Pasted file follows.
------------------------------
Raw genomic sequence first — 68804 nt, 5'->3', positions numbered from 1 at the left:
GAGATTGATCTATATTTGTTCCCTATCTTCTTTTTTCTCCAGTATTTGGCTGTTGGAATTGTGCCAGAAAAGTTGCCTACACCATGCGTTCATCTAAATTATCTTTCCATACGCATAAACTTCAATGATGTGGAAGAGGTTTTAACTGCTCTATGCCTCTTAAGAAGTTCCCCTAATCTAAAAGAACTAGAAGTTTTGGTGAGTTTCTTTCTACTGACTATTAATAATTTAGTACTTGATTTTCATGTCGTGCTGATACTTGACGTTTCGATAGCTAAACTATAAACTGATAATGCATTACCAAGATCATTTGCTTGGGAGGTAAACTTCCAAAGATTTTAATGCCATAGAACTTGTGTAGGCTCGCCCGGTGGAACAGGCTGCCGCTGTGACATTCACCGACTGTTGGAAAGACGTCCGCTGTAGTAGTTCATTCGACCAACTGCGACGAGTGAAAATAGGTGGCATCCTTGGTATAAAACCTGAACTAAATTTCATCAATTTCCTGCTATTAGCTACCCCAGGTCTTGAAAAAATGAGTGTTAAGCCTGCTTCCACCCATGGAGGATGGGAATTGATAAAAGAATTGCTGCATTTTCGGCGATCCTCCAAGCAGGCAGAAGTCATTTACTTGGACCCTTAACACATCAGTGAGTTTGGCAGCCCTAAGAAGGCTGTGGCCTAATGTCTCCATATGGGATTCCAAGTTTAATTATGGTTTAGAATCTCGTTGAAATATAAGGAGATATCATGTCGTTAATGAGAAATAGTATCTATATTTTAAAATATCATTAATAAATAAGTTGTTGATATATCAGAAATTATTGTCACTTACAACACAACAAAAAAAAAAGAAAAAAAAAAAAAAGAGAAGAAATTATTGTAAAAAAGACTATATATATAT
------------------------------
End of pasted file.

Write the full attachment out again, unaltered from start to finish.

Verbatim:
Raw genomic sequence first — 68804 nt, 5'->3', positions numbered from 1 at the left:
GAGATTGATCTATATTTGTTCCCTATCTTCTTTTTTCTCCAGTATTTGGCTGTTGGAATTGTGCCAGAAAAGTTGCCTACACCATGCGTTCATCTAAATTATCTTTCCATACGCATAAACTTCAATGATGTGGAAGAGGTTTTAACTGCTCTATGCCTCTTAAGAAGTTCCCCTAATCTAAAAGAACTAGAAGTTTTGGTGAGTTTCTTTCTACTGACTATTAATAATTTAGTACTTGATTTTCATGTCGTGCTGATACTTGACGTTTCGATAGCTAAACTATAAACTGATAATGCATTACCAAGATCATTTGCTTGGGAGGTAAACTTCCAAAGATTTTAATGCCATAGAACTTGTGTAGGCTCGCCCGGTGGAACAGGCTGCCGCTGTGACATTCACCGACTGTTGGAAAGACGTCCGCTGTAGTAGTTCATTCGACCAACTGCGACGAGTGAAAATAGGTGGCATCCTTGGTATAAAACCTGAACTAAATTTCATCAATTTCCTGCTATTAGCTACCCCAGGTCTTGAAAAAATGAGTGTTAAGCCTGCTTCCACCCATGGAGGATGGGAATTGATAAAAGAATTGCTGCATTTTCGGCGATCCTCCAAGCAGGCAGAAGTCATTTACTTGGACCCTTAACACATCAGTGAGTTTGGCAGCCCTAAGAAGGCTGTGGCCTAATGTCTCCATATGGGATTCCAAGTTTAATTATGGTTTAGAATCTCGTTGAAATATAAGGAGATATCATGTCGTTAATGAGAAATAGTATCTATATTTTAAAATATCATTAATAAATAAGTTGTTGATATATCAGAAATTATTGTCACTTACAACACAACAAAAAAAAAAGAAAAAAAAAAAAAAGAGAAGAAATTATTGTAAAAAAGACTATATATATAT